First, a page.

APPROVAL OR VETO
Section 16. Every bill which shall have passed the legislature shall be certified by the presiding officers and clerks of both houses and shall thereupon be presented to the governor. If the governor approves it, the governor shall sign it and it shall become law. If the governor does not approve such bill, the governor may return it, with the governor's objections to the legislature. Except for items appropriated to be expended by the judicial and legislative branches, the governor may veto any specific item or items in any bill which appropriates money for specific purposes by striking out or reducing the same; but the governor shall veto other bills, if at all, only as a whole.
The governor shall have ten days to consider bills presented to the governor ten or more days before the adjournment of the legislature sine die, and if any such bill is neither signed nor returned by the governor within that time, it shall become law in like manner as if the governor had signed it.
RECONSIDERATION AFTER ADJOURNMENT
The governor shall have forty-five days, after the adjournment of the legislature sine die, to consider bills presented to the governor less than ten days before such adjournment, or presented after adjournment, and any such bill shall become law on the forty-fifth day unless the governor by proclamation shall have given ten days' notice to the legislature that the governor plans to return such bill with the governor's objections on that day. The legislature may convene at or before noon on the forty-fifth day in special session, without call, for the sole purpose of acting upon any such bill returned by the governor. In case the legislature shall fail to so convene, such bill shall not become law. Any such bill may be amended to meet the governor's objections and, if so amended and passed, only one reading being required in each house for such passage, it shall be presented again to the governor, but shall become law only if the governor shall sign it within ten days after presentation.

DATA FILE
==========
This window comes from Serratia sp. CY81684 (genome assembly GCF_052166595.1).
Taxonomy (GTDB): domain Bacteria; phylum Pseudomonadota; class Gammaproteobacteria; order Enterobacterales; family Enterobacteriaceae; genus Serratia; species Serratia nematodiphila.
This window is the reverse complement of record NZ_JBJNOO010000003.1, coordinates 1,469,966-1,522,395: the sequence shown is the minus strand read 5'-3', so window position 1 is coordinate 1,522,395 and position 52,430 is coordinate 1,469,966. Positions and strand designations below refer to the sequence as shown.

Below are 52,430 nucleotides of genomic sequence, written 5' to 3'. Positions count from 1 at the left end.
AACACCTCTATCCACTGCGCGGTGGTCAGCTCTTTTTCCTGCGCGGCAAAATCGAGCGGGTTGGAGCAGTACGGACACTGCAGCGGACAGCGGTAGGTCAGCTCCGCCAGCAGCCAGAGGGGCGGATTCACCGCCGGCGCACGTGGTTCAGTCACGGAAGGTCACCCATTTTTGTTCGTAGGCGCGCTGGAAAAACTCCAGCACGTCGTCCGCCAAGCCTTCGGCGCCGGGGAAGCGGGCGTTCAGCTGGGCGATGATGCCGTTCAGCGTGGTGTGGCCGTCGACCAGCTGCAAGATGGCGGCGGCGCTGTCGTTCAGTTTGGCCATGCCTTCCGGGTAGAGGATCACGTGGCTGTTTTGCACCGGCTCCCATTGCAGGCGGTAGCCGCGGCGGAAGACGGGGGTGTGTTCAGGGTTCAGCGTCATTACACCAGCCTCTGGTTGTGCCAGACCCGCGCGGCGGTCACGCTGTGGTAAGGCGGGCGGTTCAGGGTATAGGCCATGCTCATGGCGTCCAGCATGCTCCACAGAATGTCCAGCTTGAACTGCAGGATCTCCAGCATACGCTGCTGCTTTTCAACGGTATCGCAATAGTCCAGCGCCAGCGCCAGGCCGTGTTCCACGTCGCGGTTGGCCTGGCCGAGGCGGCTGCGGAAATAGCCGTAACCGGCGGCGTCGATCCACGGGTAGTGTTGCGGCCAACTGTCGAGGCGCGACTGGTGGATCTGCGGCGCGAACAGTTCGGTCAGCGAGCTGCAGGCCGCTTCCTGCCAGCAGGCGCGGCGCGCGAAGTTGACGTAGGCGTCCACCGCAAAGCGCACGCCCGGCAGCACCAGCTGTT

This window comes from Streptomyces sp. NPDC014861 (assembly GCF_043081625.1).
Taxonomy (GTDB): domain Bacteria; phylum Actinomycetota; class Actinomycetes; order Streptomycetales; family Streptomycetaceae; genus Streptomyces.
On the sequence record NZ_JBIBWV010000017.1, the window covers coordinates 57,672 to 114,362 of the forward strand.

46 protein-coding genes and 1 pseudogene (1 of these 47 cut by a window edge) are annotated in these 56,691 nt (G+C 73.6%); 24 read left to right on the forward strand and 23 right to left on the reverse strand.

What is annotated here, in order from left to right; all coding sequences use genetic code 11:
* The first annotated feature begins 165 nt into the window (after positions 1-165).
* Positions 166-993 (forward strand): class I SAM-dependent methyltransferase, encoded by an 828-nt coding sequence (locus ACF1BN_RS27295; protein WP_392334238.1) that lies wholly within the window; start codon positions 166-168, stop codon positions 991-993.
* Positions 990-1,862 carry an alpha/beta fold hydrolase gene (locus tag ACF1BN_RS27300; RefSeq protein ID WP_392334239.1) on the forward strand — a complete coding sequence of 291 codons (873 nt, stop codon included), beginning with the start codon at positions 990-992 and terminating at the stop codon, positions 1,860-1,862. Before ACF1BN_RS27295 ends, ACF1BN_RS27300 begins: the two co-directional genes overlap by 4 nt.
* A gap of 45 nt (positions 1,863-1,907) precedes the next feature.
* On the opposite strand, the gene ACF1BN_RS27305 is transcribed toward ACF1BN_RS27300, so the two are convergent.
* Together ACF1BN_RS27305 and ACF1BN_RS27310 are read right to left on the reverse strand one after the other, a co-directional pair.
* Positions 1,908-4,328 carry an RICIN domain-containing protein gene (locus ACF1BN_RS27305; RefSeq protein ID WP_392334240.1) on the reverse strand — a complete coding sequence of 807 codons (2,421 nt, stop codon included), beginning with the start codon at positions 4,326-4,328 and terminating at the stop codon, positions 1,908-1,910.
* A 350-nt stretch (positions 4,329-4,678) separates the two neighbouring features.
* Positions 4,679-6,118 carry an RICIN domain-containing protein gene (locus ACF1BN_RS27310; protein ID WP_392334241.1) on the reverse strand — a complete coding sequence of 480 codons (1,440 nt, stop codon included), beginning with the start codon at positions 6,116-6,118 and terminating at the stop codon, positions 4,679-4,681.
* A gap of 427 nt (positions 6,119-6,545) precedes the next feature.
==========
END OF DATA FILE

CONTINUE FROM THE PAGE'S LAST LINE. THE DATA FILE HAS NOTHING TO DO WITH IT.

In computing the number of days designated in this section, the following days shall be excluded: Saturdays, Sundays, holidays and any days in which the legislature is in recess prior to its adjournment as provided in section 10 of this article. [Am Const Con 1968 and election Nov 5, 1968; am SB 1943-74 (1974) and election Nov 5, 1974; ren and am Const Con 1978 and election Nov 7, 1978]